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:: My Urban Eyes ::

All that I see, and then some.
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:: Tuesday, February 27, 2007 ::

In Style


Not Oscar style, but word style, woo! -_^

I've been reading The Economist's website today--a lot of awesome stuff on there. They've even published part of their style guide, which informs staff writers that "In countries with a presidential system you may run for office. In those with a parliamentary one, stand" and the correct spellings of names such as Zine el-Abidine Ben Ali, Jean-Pierre Chevènement, and Vladimir Zhirinovsky. My favorite section, though, has to do with "Americanisms".

You see, The Economist is a British magazine, so they stick with British spellings such as colour and flavour. In addition they caution against using American vocabularly and grammar. My favorite points:

- People rest from their labours at weekends, not on them and during the week their children are at school, not in it.

- A parking lot is a car park. Use senior rather than ranking, rumpus rather than ruckus,and rumbustious rather than rambunctious.

- In particular, do not fight shy—-as Americans often do-—of the perfect tense, especially where no date or time is given. Thus Mr Bush has woken up to the danger is preferable to Mr Bush woke up to the danger.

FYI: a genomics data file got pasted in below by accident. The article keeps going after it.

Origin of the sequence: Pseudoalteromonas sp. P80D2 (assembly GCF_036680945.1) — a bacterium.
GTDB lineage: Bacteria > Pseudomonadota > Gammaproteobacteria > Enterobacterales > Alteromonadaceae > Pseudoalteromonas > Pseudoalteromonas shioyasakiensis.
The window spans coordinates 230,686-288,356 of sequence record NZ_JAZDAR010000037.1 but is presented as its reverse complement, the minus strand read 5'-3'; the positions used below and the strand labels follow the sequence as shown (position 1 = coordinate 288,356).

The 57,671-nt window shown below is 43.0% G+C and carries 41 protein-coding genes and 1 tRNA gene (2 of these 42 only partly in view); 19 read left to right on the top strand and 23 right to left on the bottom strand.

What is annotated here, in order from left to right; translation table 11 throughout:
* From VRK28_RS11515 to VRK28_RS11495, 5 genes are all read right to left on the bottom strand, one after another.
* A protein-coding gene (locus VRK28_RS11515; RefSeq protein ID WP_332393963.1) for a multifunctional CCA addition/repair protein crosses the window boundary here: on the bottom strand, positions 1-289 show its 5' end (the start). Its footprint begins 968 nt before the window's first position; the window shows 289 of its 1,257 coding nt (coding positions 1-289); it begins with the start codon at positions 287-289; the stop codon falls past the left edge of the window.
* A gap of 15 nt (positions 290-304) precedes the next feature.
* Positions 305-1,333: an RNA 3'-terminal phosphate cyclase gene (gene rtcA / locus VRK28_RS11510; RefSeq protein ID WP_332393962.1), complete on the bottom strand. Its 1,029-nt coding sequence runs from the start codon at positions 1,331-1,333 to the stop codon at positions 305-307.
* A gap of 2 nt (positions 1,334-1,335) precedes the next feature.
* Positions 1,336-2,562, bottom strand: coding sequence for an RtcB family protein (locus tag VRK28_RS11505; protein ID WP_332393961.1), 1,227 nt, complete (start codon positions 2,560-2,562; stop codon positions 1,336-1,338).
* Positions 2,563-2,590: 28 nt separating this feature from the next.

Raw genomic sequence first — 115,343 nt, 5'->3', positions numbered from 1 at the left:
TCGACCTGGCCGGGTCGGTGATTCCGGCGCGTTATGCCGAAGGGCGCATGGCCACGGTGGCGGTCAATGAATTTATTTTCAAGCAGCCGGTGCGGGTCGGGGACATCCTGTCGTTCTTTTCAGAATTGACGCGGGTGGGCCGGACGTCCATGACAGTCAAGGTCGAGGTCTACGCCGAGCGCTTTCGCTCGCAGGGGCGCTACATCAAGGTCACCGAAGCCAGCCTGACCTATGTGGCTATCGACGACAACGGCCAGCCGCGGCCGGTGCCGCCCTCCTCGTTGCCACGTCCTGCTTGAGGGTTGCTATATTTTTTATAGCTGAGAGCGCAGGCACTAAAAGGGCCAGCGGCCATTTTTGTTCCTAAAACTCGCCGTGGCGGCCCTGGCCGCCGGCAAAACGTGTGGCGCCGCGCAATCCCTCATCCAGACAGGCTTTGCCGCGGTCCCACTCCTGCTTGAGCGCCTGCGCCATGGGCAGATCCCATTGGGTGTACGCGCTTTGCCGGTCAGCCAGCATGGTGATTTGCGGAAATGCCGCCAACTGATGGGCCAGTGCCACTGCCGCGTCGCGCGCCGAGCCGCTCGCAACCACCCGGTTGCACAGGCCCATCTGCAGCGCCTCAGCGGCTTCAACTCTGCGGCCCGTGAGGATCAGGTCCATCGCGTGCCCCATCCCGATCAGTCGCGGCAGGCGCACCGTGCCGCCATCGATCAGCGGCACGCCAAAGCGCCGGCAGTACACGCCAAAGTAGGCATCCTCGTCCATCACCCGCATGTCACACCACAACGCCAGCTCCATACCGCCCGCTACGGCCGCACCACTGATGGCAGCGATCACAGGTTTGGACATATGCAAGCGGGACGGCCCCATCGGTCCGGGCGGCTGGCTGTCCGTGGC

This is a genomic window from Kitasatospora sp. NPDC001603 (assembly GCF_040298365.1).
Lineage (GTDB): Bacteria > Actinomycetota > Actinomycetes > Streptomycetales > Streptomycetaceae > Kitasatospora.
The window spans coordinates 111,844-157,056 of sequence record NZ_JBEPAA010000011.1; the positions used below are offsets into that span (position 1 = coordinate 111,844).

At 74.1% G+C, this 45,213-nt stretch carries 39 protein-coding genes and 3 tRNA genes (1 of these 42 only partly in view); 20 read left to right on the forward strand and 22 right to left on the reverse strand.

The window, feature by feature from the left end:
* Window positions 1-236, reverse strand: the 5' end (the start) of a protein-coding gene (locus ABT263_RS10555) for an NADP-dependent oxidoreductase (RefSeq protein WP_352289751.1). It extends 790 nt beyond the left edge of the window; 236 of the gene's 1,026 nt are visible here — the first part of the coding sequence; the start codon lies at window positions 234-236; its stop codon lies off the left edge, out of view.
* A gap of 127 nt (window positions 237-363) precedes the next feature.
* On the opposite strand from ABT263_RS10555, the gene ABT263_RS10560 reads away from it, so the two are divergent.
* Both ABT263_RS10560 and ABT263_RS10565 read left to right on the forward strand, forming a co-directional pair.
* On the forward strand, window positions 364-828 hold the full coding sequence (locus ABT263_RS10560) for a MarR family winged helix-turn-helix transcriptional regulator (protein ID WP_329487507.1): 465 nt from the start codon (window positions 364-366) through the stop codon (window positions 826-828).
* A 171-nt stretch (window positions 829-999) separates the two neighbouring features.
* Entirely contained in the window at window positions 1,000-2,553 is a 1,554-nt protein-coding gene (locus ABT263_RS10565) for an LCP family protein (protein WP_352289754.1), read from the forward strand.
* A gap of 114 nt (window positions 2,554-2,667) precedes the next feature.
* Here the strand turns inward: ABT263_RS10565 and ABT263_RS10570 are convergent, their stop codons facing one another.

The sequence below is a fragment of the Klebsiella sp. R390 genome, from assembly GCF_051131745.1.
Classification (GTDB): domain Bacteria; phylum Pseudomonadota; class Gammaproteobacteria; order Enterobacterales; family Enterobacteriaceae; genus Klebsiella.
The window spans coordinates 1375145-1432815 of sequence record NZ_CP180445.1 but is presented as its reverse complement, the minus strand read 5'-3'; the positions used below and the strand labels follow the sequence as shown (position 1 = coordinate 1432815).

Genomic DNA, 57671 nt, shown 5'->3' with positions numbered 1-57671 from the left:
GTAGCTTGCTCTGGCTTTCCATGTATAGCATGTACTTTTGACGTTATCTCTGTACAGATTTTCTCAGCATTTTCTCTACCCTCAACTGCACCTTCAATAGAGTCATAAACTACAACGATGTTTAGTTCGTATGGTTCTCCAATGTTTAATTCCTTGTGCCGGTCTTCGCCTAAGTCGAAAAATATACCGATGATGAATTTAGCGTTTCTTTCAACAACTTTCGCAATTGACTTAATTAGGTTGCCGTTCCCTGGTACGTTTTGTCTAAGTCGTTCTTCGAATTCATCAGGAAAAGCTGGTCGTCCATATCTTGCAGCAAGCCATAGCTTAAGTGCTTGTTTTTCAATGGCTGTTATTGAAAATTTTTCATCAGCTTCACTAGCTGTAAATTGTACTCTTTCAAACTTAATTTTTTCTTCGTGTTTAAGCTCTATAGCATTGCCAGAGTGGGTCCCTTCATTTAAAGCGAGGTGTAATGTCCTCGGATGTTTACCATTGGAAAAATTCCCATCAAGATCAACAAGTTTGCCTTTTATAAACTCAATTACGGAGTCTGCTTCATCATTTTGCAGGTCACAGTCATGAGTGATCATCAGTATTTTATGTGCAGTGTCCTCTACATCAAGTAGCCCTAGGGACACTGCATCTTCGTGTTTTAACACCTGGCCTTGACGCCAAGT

- And if you must use American expressions, use them correctly (a rain-check does not imply checking on the shower activity).


It's interesting on so many levels--first of all, the idea that the British are so throughly rejecting changes in the English language simply because they're "American" in origin. I also have to giggle because British English just sounds weird to the American ear sometimes ("he's been taken to hospital" ...the hospital?). But it's also interesting how many deep differences there are. I always knew that a lorry was a truck and a cheque was a check, but I had no idea that "ex-servicemen are not necessarily veterans". (Why not? Dishonor-, er, honourable discharge?)

Want to see how your English fares? Take this quiz based on their style guide to see.

(Note: you may have to watch an ad in order to access the site. It's totally worth it.)

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:: Kazen 8:49 PM [+] ::
:: ... 1 comments | backtrack ::



Comments:
Thanks for letting me know what a lorry was. I listen to Virgin radio from London everyday at work. They are always saying that the road is closed due to an over turned lorry. Now I know what it is. It is different and takes getting used to with their words and sayings. I think I have most of them down but somethings still trip me up. I just love the accent for some reason. I could listen to it all day. Love YA!!!!!!! Aimee